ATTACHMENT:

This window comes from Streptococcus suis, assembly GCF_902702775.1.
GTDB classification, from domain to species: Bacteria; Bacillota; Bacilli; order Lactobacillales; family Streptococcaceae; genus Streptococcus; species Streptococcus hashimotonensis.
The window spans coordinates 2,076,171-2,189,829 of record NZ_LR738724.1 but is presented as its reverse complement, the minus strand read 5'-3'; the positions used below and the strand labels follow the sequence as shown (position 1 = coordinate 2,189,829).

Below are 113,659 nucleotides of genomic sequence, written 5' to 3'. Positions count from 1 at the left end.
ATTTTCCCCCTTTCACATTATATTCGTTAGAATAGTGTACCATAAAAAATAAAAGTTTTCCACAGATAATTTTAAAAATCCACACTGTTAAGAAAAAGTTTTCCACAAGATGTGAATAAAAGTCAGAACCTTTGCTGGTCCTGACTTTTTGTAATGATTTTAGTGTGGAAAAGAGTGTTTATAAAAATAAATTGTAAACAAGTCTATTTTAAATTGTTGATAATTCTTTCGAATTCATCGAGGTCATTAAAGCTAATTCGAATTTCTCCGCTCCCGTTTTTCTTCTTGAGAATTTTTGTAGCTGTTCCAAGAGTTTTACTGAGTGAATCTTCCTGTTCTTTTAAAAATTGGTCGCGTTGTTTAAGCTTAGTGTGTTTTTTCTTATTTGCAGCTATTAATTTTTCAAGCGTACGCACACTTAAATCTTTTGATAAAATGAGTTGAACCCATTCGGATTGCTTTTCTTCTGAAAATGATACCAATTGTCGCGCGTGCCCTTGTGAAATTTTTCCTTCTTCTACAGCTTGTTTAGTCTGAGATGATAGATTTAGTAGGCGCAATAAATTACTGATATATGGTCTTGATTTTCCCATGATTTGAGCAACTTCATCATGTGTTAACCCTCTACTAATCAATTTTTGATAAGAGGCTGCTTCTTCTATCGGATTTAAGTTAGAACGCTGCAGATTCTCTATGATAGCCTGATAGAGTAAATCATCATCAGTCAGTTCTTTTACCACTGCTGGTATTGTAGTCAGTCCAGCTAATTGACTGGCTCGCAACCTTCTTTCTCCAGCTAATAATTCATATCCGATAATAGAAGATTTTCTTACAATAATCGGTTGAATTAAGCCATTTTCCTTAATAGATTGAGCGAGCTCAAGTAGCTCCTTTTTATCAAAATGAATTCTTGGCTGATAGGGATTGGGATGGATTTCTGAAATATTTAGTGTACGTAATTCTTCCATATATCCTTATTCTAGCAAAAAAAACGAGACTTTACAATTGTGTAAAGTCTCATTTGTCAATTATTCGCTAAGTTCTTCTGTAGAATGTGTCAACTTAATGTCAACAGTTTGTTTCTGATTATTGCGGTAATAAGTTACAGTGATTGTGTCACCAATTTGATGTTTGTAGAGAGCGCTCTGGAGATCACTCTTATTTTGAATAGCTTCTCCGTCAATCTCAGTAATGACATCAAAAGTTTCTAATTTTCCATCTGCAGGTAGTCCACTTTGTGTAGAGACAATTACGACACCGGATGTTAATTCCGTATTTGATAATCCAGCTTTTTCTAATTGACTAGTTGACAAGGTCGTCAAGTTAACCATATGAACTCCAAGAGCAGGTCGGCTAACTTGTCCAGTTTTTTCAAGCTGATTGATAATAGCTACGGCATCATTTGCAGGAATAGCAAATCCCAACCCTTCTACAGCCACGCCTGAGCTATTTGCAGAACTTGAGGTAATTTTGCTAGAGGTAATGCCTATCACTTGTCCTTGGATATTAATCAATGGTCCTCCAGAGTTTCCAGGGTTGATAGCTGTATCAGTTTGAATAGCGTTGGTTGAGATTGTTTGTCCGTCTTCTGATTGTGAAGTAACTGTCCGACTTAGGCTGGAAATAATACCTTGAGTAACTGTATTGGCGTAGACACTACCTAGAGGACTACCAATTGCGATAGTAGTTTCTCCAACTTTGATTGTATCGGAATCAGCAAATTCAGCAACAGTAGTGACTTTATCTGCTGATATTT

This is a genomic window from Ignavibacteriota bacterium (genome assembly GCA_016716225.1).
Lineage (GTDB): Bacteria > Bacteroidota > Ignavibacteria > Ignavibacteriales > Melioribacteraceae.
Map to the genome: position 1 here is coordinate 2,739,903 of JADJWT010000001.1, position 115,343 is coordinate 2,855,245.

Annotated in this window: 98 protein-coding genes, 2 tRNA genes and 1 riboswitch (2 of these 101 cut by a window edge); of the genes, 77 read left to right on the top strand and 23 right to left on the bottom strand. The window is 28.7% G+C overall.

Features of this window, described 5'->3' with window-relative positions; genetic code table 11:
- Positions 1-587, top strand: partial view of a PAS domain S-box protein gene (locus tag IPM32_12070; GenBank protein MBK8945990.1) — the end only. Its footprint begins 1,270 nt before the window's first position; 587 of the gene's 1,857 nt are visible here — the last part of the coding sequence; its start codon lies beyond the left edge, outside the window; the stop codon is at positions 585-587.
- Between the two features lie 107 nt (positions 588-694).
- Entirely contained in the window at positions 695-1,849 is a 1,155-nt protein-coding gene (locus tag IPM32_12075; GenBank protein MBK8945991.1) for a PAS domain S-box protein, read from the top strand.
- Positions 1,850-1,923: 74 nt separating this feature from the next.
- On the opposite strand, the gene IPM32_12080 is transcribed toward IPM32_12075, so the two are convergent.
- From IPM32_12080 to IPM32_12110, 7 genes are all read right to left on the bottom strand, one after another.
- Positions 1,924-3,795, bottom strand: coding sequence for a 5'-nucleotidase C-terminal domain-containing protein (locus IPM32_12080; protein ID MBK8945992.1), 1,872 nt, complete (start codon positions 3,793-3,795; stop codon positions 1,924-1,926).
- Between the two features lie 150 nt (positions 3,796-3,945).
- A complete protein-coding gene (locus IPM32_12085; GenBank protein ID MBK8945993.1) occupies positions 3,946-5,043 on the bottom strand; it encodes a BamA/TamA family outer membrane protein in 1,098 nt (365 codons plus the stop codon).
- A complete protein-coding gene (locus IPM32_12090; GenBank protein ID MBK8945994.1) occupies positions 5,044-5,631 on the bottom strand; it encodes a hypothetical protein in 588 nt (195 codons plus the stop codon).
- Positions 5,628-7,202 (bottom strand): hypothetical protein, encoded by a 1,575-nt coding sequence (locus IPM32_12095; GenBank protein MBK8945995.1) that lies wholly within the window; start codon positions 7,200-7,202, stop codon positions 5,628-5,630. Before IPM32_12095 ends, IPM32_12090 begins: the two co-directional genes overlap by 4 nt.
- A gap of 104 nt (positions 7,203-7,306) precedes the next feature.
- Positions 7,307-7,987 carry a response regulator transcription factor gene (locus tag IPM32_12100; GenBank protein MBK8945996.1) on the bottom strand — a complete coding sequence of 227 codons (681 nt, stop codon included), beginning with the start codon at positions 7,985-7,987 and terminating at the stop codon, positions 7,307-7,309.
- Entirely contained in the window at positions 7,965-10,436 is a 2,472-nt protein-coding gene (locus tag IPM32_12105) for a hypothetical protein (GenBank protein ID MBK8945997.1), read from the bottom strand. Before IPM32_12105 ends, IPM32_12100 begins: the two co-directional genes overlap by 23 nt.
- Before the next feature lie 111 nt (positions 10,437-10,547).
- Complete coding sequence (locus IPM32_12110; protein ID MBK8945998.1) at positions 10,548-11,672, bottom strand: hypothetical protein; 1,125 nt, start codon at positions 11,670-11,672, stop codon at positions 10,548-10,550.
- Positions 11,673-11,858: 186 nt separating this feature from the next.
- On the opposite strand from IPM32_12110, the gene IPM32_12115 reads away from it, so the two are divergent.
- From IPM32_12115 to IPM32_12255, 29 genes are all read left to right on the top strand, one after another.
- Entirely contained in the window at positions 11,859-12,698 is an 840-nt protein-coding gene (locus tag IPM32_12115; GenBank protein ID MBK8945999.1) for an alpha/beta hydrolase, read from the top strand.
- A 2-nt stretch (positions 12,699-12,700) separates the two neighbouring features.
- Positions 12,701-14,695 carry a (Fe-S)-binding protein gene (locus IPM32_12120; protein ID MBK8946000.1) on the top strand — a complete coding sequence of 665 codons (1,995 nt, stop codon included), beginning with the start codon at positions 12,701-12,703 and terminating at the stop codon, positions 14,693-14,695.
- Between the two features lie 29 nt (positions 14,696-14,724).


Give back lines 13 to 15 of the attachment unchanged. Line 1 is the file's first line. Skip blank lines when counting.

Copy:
- Entirely contained in the window at positions 695-1,849 is a 1,155-nt protein-coding gene (locus tag IPM32_12075; GenBank protein MBK8945991.1) for a PAS domain S-box protein, read from the top strand.
- Positions 1,850-1,923: 74 nt separating this feature from the next.
- On the opposite strand, the gene IPM32_12080 is transcribed toward IPM32_12075, so the two are convergent.